A SEVEN-YEAR-OLD Orange girl had a lucky escape on the weekend following a kangaroo attack near Cowra which left her covered in large scratches and bruises.
On a family holiday at Wyangala Dam, the unprovoked attack at 6pm on New Year’s Day left Makayla McEvoy pinned down by a rogue kangaroo as she fought for her life.
Makayla received extensive scratches and bruising to her face, arms, back and legs following the attack which left her in hospital.
Mother Emma McGovern said she “just froze with fear” at the terrifying sight of her daughter being attacked by the wild animal.
“As I turned around I just saw it and it didn’t register straight away what happened,” she said.
“She didn’t make a sound or scream,” Mrs McGovern said of her daughter as the large animal ripped into her daughter’s skin.
It was step-father Mitch McGovern along with other holiday makers who came to the rescue of young Makayla.
“I ran down, it was on top of Makayla and just kicked the kangaroo,” he said.
However he said it then tried to attack him, “I kicked it about five metres and it growled and just kept jumping back”.
“It just grunted at me and wouldn’t get off me,” he said.
Mrs McGovern said Makayla and a few other children were standing about 10 metres away from where the kangaroos were feeding when the attack happened.
A terrified Makayla was rushed to Cowra Hospital following the attack and was later released the same day with superficial injuries.
“Makayla said all I could see was just grey and grey and it wouldn’t get off me,” Mrs McGovern said.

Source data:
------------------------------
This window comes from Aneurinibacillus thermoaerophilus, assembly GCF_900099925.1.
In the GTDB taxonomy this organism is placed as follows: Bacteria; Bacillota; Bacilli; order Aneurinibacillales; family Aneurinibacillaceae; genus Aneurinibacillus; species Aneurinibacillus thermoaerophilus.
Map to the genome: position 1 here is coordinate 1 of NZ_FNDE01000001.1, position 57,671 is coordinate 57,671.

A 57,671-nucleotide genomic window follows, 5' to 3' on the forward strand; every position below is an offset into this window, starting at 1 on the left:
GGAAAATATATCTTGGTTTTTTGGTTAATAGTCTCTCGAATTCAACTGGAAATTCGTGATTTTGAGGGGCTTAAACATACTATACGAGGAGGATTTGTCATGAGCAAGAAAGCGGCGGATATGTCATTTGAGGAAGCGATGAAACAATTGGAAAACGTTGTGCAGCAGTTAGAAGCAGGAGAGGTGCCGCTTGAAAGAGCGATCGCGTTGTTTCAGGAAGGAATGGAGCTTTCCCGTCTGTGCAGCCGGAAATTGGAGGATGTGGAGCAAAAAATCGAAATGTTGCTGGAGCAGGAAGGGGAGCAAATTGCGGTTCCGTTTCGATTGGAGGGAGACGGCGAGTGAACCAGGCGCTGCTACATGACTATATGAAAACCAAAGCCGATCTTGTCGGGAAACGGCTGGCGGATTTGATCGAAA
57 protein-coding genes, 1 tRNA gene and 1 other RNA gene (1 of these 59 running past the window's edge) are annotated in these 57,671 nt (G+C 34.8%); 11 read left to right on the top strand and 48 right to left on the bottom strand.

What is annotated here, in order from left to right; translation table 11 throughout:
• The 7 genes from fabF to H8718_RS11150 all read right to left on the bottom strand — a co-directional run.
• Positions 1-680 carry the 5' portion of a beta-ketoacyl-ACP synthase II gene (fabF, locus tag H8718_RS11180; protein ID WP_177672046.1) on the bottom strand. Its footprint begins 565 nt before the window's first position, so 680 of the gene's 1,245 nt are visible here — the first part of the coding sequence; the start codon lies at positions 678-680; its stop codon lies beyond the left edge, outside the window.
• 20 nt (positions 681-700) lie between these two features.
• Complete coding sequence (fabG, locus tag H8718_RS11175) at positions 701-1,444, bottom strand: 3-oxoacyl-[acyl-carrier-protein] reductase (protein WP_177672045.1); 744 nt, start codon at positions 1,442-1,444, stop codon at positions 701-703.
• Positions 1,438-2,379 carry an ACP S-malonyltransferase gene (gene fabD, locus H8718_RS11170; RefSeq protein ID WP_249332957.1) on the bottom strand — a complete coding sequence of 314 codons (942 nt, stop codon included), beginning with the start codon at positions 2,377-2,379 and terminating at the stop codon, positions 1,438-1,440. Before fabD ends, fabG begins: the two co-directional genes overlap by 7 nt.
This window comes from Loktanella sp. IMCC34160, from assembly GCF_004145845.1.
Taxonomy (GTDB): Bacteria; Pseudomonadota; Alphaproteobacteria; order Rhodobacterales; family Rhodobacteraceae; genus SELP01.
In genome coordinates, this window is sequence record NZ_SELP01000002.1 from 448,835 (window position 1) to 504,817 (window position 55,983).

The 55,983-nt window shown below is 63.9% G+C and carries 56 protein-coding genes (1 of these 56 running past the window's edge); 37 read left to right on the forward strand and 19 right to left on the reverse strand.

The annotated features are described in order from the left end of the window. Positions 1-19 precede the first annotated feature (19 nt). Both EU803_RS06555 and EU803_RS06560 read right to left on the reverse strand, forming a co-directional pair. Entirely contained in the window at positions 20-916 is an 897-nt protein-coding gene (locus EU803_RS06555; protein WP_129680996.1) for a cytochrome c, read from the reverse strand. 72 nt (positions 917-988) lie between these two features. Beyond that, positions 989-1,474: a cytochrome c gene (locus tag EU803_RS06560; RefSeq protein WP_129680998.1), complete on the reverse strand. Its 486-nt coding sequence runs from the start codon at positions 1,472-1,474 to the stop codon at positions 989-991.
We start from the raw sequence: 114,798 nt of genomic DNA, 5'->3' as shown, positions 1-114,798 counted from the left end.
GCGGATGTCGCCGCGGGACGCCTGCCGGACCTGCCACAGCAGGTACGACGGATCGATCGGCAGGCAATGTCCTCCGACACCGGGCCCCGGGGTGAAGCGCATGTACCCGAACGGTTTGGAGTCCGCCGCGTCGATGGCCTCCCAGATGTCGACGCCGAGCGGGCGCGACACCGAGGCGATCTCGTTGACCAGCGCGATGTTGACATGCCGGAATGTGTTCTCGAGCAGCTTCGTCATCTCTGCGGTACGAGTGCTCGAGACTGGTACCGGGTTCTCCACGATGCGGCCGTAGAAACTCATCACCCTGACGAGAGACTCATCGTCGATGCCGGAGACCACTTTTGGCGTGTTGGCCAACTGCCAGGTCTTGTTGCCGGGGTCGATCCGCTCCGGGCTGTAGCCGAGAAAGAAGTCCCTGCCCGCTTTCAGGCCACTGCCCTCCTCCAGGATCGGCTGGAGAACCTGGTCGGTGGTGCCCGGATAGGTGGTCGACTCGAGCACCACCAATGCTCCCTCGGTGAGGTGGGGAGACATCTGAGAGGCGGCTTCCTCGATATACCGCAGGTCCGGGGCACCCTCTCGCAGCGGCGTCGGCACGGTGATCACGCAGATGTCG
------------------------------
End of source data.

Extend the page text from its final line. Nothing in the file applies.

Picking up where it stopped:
She said the family holidays at the popular camp site each year and there are always kangaroos in and around the campground, however this year they were in greater numbers.
A complaint was made to Wyangala Waters State Park by the family, however they were told “they are wild animals and they should be treated as such”.
WIRES (NSW Wildlife Information, Rescue and Education Service Inc) Central West large mammals coordinator Kimberley Parker said it is very out of character for a kangaroo to attack a person.
“I’m just gobsmacked ... they should have jumped away, they’re more scared of us,” she said.
Based on the parents’ description, Mrs Parker said the animal could have either been a juvenile eastern grey kangaroo or a wallaroo.
“Their instinct is to flee ... she’s been extremely unlucky, it’s not in their behaviour to attack.”
Mrs Parker said a full-grown eastern grey kangaroo could kill a person, “ultimately they’re still a wild animal”.
Wyangla Waters State Park manager Russell McLeod was contacted by the Central Western Daily but declined to comment.